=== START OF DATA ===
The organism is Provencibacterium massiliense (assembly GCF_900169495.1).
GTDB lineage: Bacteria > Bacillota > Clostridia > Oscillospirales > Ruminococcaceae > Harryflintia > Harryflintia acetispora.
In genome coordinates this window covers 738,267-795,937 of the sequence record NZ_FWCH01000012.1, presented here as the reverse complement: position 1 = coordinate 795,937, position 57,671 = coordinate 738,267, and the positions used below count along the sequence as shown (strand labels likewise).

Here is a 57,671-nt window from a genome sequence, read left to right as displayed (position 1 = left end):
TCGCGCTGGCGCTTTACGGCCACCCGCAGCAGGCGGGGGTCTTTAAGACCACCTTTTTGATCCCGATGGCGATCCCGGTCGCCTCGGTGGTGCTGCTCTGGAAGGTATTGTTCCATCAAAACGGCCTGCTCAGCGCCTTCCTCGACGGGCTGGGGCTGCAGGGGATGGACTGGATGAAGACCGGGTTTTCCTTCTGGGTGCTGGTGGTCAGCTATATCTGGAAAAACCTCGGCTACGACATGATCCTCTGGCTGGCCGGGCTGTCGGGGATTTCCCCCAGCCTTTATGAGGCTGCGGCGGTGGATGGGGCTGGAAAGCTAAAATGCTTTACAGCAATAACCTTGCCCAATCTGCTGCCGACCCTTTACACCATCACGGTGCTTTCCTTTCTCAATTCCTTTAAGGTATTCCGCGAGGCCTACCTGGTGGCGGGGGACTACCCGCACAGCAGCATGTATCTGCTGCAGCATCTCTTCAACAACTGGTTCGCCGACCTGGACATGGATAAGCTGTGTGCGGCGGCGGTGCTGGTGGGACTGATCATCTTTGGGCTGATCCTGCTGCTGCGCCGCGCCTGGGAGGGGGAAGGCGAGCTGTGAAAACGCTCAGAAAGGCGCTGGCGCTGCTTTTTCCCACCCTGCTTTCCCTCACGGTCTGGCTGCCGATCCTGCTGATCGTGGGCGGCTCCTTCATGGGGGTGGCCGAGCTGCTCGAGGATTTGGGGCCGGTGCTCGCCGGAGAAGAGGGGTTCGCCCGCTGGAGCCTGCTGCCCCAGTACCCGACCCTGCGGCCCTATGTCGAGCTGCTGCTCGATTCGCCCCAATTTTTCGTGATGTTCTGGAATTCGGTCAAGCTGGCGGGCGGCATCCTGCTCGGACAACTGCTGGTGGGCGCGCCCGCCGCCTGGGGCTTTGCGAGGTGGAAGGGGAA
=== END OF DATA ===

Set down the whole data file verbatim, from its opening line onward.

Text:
The organism is Provencibacterium massiliense (assembly GCF_900169495.1).
GTDB lineage: Bacteria > Bacillota > Clostridia > Oscillospirales > Ruminococcaceae > Harryflintia > Harryflintia acetispora.
In genome coordinates this window covers 738,267-795,937 of the sequence record NZ_FWCH01000012.1, presented here as the reverse complement: position 1 = coordinate 795,937, position 57,671 = coordinate 738,267, and the positions used below count along the sequence as shown (strand labels likewise).

Here is a 57,671-nt window from a genome sequence, read left to right as displayed (position 1 = left end):
TCGCGCTGGCGCTTTACGGCCACCCGCAGCAGGCGGGGGTCTTTAAGACCACCTTTTTGATCCCGATGGCGATCCCGGTCGCCTCGGTGGTGCTGCTCTGGAAGGTATTGTTCCATCAAAACGGCCTGCTCAGCGCCTTCCTCGACGGGCTGGGGCTGCAGGGGATGGACTGGATGAAGACCGGGTTTTCCTTCTGGGTGCTGGTGGTCAGCTATATCTGGAAAAACCTCGGCTACGACATGATCCTCTGGCTGGCCGGGCTGTCGGGGATTTCCCCCAGCCTTTATGAGGCTGCGGCGGTGGATGGGGCTGGAAAGCTAAAATGCTTTACAGCAATAACCTTGCCCAATCTGCTGCCGACCCTTTACACCATCACGGTGCTTTCCTTTCTCAATTCCTTTAAGGTATTCCGCGAGGCCTACCTGGTGGCGGGGGACTACCCGCACAGCAGCATGTATCTGCTGCAGCATCTCTTCAACAACTGGTTCGCCGACCTGGACATGGATAAGCTGTGTGCGGCGGCGGTGCTGGTGGGACTGATCATCTTTGGGCTGATCCTGCTGCTGCGCCGCGCCTGGGAGGGGGAAGGCGAGCTGTGAAAACGCTCAGAAAGGCGCTGGCGCTGCTTTTTCCCACCCTGCTTTCCCTCACGGTCTGGCTGCCGATCCTGCTGATCGTGGGCGGCTCCTTCATGGGGGTGGCCGAGCTGCTCGAGGATTTGGGGCCGGTGCTCGCCGGAGAAGAGGGGTTCGCCCGCTGGAGCCTGCTGCCCCAGTACCCGACCCTGCGGCCCTATGTCGAGCTGCTGCTCGATTCGCCCCAATTTTTCGTGATGTTCTGGAATTCGGTCAAGCTGGCGGGCGGCATCCTGCTCGGACAACTGCTGGTGGGCGCGCCCGCCGCCTGGGGCTTTGCGAGGTGGAAGGGGAA